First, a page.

Puppy Grooming


When starting to groom a young puppy, I usually sit down on the floor with my legs straight out in front of me - together, I then lay the puppy on his/her back in the crease formed by my legs. This is quite a relaxing position for the puppy and affords good control over its movements. In this way I can thoroughly groom the legs, stomach and (rolling the puppy slightly) its sides.
 Comb right to the skin and in the elbow creases where mats commonly form. If puppy objects, a little shake of the front legs, to get his attention and a firm "no", or "settle", usually works.   If he continues to struggle, just remain still whilst keeping him in the position and he will soon realize what’s expected of him.
 I cannot stress enough how important it is to be in charge, be firm but kind.
 (This position is also good for trimming their pads & nails whilst being trained.) Sit the puppy up to groom his head, front, topcoat, bottom & tail.
 Eventually you can progress from your knees to sitting to a grooming table with the puppy on your lap still, eventually you can slide him onto the table, with his full co-operation.
 I always groom with a pin brush and wide toothed metal comb, Dog groomers  will use a soft slicker brush, but I would suggest novices use slickers with extreme caution so as not to scratch the dog’s skin.
 It is helpful to use a slicker on a thick coat or if a dog is very knotty as sometimes using a comb in this situation will pull out more coat than necessary.

 I know some breeders like to use a good quality bristle brush (Mason Pearson or similar) also.
 Experiment with these tools to find what works for you & your particular dog’s coat. I try to use very little in the way of grooming spray, & stay mainly clear of silicon type aerosol sprays as they build up in the coat although they can be useful on a heavily knotted dog, I use them occasionally but sparingly.
 If you are bathing and grooming regularly you will only require a light conditioning spray or try a little Neutrogena Body Oil or Coat Handler Anti Static Spray on trouble spots if you need some grooming help!! Particularly with bitches, I would tend to groom out the majority of the coat, then if what I term the "Knickers" is sticky with urine I would wash that area with a combined shampoo/conditioner or conditioner on its own and dry that section of the coat rather than groom through it.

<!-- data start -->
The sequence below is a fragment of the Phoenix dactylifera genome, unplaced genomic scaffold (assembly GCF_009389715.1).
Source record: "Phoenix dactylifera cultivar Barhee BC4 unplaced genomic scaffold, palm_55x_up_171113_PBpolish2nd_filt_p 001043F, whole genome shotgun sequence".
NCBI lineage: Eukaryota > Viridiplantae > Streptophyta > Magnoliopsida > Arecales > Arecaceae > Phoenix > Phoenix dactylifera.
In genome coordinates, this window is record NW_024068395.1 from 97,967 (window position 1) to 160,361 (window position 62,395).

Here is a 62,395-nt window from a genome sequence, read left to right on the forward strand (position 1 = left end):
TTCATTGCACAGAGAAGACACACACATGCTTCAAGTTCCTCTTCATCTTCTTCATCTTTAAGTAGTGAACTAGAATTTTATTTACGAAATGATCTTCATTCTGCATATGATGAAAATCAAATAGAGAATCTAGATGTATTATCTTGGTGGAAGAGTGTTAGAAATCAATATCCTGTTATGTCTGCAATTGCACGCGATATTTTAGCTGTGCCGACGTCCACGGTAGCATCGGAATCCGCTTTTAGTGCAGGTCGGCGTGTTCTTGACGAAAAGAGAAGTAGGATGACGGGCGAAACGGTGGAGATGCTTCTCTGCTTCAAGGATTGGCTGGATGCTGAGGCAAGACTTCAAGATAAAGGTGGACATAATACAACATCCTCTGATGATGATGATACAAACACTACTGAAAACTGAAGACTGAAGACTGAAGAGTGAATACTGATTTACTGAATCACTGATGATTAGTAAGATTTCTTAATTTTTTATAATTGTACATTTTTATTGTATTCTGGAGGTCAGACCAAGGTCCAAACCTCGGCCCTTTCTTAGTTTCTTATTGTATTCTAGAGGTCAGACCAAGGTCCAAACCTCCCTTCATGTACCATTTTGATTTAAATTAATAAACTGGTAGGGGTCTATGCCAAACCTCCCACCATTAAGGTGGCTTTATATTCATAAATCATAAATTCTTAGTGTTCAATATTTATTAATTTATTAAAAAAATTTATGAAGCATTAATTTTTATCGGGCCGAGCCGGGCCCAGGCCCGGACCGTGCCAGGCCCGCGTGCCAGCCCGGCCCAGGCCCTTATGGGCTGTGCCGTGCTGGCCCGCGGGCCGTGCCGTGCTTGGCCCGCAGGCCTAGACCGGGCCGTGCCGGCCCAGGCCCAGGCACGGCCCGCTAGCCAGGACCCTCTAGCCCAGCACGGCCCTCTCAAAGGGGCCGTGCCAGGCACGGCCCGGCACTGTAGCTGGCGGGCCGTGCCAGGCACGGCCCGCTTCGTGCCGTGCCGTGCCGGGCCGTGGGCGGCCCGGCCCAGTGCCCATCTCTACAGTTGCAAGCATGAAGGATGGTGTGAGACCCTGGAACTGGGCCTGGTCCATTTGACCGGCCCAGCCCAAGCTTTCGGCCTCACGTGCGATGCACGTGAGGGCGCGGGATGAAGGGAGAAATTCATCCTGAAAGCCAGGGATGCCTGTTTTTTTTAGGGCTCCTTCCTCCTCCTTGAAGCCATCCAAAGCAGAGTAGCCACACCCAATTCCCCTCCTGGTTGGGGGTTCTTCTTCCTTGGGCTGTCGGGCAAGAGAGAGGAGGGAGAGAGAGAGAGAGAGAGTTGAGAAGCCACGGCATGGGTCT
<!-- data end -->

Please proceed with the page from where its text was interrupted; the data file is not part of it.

Ideally the best way to combat knots is regular grooming, once you know how to groom your apso thoroughly, you will find twice a week sessions are usually sufficient.  Also a good practice on a daily basis is to pop the dog on a table and just groom his or her tail and facial furnishings including the ears. 


When mats do happen - and they will, my solution is to spray the coat with some kind of detangling spray, (see products list at the end)
 and handling a slicker brush in the manner shown in the photograph, use quick & short, light to medium strength brush strokes avoiding the dogs skin, to tease out the tangled loose coat. Keep stopping to comb through in between slickering to remove the dead coat you've loosened
 A good tip is to hold the dogs coat at the root with the fingers of your other hand, so that when you brush - you are pulling against yourself rather than the dog's skin, put as little pressure on the dog's skin as possible to avoid their discomfort.
 Imagine if your hair was very knotty and a hairdresser just pulled straight from the roots through the knot with a brush or comb - ouch!
 If I wouldn't like it doing to myself I try my utmost not to do it to a dog! If the knot is really horrendous - (and you will be amazed how with some patience and persistance the above method works on seemingly impossible knots)
 then use a tool such as a mikki mat breaker, which can cost around £10, which is a plastic handle with a set of blade combs on the head, and if you use this through the knot using a twisting motion of your wrist as you do, it will literally slice through the mat.
 Take great care as it is also capable of slicing skin if used in a careless manner, and try to use it sparingly alternating with the slicker after you have cut through the worst in order to save as much coat as possible
 Alternatively you can cut through a knot with a small pair of scissors, but don't cut inwards towards the dog, slide the underside blade between the knot & the dogs skin pointing directly out and away cut through the knot, and then slicker as above. Never cut across a knot as you will cut out a blunt chunk of coat which will leave an ugly result.